You’re right not to let him spend time with the kids. He didn’t take care of you; he didn’t take care of them. You don’t owe him anything. The kids are better off without him.”
Statements like this one — supportive of one spouse or partner and very antagonistic toward the other — are common when a relationship ends. Friends and relatives are there for us, taking our side no matter what, against a partner who has hurt or betrayed us. They help us keep going when we are exhausted and feeling hopeless. Where would we be without them?
Probably better off, if bashing our partners is all they do.
Yes, most friends and relatives are well-intentioned. But listening to them badmouth the other person can worsen problems rather than solve them.
What’s the problem with a friend standing by me?
There are many ways for people to be supportive. They can listen when we are angry or afraid. Take us out when we are lonely. Pick up groceries. Have our kids over for a play date so that we have more time to handle what we need to.
These actions and countless others are constructive and lessen our burdens. But relentless criticism of the significant other is something else altogether.
Why? To be blunt, many of those close to us don’t know what they’re talking about or have a skewed view of the partner. That’s because most of us — even when a relationship is good — tell others many more negative things regarding our partners than positive ones. Over time, supporters may become hostile to the partner. When the split occurs, they understandably blame the partner and don’t have anything good to say. Often, this is to our detriment.
What’s wrong with hearing what we already believe?
Consider a president and his or her cabinet. The cabinet members, in speaking to him, only say what they know he believes. This president won’t learn anything from them, and may come to believe that his view is the only valid one. That there are no alternatives.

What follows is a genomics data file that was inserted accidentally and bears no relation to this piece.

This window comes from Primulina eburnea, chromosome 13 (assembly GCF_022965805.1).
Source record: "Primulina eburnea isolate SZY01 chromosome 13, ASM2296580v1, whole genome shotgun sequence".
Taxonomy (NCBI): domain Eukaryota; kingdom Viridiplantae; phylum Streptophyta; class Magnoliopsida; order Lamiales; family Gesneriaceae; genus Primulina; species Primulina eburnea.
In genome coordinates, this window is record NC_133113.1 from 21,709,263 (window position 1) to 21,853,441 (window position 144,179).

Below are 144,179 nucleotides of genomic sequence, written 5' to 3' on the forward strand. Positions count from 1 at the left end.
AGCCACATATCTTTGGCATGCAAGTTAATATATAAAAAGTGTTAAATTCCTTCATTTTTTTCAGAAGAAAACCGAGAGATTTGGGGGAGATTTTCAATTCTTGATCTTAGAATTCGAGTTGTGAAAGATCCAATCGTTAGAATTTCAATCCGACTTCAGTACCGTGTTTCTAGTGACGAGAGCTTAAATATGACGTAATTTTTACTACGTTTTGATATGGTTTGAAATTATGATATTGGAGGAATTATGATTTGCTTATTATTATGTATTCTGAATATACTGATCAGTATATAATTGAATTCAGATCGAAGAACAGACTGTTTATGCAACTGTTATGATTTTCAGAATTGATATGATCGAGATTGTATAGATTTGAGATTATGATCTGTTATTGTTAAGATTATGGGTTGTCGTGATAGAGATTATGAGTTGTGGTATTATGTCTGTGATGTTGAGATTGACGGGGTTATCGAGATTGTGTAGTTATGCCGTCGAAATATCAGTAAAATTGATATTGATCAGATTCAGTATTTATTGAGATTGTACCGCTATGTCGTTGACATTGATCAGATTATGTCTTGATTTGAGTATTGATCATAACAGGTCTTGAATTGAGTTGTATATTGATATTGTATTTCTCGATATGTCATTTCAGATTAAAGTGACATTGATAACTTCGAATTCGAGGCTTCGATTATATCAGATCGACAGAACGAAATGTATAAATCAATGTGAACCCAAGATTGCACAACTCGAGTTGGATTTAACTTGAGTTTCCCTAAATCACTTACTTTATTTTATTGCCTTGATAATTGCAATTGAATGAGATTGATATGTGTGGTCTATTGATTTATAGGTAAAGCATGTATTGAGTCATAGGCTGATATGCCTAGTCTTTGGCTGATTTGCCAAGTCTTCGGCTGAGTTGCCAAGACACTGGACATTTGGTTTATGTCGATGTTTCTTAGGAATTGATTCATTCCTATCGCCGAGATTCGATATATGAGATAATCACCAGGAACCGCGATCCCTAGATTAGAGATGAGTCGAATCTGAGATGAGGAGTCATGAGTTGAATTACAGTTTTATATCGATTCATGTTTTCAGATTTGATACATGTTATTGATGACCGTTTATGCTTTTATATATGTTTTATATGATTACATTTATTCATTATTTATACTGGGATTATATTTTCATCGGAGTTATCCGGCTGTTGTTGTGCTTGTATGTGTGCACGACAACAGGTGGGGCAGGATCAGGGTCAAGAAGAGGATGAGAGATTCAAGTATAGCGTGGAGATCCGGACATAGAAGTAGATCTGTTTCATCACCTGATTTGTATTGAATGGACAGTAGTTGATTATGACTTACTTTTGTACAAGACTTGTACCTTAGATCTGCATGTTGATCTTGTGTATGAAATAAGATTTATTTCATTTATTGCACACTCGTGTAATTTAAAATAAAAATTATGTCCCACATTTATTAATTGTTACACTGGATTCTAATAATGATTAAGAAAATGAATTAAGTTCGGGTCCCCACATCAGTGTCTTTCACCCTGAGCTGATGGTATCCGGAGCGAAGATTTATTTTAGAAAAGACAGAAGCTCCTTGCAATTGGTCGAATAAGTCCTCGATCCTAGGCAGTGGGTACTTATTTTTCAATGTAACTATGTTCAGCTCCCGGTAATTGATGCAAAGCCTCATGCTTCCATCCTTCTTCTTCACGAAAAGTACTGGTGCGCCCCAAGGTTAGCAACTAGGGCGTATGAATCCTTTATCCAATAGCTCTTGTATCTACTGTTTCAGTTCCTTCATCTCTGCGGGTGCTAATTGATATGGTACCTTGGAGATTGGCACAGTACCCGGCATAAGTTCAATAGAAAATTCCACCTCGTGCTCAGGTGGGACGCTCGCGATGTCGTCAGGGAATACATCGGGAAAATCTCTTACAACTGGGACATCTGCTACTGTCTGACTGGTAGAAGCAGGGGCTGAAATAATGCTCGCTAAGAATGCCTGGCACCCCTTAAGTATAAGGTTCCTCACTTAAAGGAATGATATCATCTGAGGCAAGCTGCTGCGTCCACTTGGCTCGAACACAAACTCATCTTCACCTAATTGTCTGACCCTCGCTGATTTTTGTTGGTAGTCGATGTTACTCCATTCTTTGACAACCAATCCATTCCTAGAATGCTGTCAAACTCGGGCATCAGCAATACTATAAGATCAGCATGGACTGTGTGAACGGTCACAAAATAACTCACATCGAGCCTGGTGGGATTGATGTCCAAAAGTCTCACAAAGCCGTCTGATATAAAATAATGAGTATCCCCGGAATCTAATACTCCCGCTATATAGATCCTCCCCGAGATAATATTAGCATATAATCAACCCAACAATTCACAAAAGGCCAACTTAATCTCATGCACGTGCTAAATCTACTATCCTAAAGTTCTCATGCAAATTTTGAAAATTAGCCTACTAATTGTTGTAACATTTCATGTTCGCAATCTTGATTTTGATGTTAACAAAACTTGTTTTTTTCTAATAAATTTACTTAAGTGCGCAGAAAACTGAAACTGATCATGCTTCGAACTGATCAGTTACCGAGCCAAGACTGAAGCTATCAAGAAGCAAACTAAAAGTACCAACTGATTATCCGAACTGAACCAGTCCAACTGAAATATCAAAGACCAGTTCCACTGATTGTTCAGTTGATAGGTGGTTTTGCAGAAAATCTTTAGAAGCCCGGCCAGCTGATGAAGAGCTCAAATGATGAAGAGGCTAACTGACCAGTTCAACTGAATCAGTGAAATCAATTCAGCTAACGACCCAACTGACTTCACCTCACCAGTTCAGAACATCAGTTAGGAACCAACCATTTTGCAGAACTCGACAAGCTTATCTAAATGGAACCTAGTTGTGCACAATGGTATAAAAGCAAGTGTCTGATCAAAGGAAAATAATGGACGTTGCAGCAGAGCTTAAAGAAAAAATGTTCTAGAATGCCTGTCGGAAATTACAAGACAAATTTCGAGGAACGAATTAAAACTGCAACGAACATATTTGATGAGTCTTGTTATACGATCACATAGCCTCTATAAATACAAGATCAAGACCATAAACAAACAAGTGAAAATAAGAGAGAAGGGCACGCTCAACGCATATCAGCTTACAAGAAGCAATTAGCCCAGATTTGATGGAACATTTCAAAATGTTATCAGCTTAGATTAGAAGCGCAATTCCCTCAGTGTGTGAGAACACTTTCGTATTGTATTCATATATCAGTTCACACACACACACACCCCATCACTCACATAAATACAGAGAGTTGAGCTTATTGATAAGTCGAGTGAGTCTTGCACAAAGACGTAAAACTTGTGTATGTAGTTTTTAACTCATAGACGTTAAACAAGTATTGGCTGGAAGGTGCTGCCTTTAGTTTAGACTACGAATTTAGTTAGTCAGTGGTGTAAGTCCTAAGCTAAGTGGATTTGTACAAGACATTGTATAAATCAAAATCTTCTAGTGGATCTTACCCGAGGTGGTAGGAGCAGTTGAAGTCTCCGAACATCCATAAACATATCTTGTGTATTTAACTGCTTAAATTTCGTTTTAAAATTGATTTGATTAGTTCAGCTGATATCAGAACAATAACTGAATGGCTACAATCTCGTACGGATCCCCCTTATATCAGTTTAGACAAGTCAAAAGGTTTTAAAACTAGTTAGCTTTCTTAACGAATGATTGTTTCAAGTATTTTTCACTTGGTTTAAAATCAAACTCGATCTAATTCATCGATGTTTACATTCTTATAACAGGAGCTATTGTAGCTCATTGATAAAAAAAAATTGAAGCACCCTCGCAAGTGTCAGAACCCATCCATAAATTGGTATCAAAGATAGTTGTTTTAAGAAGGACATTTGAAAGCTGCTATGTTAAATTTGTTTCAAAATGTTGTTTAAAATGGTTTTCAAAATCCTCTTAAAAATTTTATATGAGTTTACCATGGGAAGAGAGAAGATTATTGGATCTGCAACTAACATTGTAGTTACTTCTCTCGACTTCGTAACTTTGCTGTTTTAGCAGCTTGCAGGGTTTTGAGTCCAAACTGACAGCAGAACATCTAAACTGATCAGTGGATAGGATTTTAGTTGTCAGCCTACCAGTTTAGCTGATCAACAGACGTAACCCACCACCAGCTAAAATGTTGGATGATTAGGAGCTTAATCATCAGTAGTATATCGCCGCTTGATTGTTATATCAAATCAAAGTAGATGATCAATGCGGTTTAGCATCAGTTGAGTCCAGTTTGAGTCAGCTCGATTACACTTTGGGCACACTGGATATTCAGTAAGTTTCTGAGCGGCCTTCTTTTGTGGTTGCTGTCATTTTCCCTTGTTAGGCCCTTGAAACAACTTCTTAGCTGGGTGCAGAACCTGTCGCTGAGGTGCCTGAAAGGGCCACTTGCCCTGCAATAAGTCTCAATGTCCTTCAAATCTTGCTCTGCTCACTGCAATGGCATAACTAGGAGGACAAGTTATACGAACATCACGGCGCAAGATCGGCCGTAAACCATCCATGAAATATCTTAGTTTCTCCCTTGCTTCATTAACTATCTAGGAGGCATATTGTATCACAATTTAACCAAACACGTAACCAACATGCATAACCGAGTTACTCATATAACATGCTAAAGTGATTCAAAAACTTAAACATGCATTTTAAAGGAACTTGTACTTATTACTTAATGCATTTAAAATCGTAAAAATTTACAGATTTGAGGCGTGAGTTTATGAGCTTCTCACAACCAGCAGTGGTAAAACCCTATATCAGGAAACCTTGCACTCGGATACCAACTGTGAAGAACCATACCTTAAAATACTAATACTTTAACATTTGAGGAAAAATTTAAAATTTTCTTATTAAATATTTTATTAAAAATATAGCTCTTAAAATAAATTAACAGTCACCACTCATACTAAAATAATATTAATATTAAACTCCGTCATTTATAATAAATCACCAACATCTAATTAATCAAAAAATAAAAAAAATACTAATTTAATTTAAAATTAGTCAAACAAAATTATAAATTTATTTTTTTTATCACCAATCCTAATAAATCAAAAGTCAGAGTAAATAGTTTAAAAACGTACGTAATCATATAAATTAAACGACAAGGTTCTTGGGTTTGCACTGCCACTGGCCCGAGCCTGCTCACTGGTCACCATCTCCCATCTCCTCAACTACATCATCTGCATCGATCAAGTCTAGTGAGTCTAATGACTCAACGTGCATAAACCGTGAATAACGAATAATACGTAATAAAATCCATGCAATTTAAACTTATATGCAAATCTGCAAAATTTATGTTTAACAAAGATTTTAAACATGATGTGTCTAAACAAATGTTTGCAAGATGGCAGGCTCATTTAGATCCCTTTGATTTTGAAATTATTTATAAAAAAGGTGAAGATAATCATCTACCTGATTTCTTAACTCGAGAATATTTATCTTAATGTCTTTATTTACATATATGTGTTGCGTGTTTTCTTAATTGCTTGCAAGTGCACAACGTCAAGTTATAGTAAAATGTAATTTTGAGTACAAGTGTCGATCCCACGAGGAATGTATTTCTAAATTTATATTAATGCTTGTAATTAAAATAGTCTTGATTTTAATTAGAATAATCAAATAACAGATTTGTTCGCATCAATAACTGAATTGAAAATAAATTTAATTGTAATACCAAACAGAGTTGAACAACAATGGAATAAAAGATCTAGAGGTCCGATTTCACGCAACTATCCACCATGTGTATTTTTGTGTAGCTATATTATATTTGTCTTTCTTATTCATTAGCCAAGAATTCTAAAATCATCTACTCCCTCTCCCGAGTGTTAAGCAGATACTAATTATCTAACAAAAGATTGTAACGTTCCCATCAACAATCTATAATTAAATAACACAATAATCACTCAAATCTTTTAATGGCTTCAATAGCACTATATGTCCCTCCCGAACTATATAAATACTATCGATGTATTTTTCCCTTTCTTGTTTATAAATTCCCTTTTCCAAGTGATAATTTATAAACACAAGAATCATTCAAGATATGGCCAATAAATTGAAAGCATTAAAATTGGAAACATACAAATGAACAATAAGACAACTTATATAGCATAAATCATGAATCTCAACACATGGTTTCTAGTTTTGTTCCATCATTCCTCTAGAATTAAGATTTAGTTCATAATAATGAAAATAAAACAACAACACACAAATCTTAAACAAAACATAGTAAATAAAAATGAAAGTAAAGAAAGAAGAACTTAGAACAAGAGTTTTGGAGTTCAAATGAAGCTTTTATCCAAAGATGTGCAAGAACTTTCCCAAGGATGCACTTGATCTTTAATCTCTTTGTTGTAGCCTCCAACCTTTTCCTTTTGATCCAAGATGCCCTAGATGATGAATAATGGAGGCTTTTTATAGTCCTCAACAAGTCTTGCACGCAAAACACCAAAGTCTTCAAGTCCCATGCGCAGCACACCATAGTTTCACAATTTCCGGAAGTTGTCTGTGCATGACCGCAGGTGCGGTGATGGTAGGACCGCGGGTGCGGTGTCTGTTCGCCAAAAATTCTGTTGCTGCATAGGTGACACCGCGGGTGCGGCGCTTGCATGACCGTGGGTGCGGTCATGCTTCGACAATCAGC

Now imagine the president surrounded by cabinet members who share various ideas, and discuss the merits and disadvantages of numerous and perhaps opposing courses to follow. This president would hear about different options and their consequences.
Now consider yourself the president. Which advisors would you want on your team? The ones who tell you only what you want to hear — or the ones who help you clearly see the situation so that you can make the best decisions possible?
During my own divorce, Steve, a close friend from out of state, never had anything bad to say about my wife. He didn’t tell me what I was entitled to or to fight for it. He did, though, ask me these questions:
“How’s your daughter doing?” “Are you taking good care of her?”
That second question made me angry.
True, I was broken up. My work for a publishing company suffered. I was terribly sad.
But when it came to caring for my child, I didn’t miss a beat; a source of pride even now, many years later.
I wondered how could my friend ask me that question?
After a moment, it hit me that Steve was an even better friend than I had realized. Steve cared about me, and my daughter as well. Living elsewhere, he couldn’t know if I was doing a good job as a father at that difficult time. So he asked me a hard question.
Thankfully, I was holding it together as a parent. But what if I wasn’t? Fortunately, I had a friend who was ready to help me face that problem and deal with it. For me, that was tremendous, and infinitely more supportive than if he had said nasty things about my spouse.
New York City and Long Island-based divorce mediator and collaborative divorce lawyer Lee Chabin helps clients end their relationships respectfully and without going to court. Contact him at firstname.lastname@example.org, (718) 229–6149, or go to lc-mediate.com/. Follow him on Facebook at www.facebook.com/lchabin.
Disclaimer: All material in this column is for informational purposes only and does not constitute legal advice.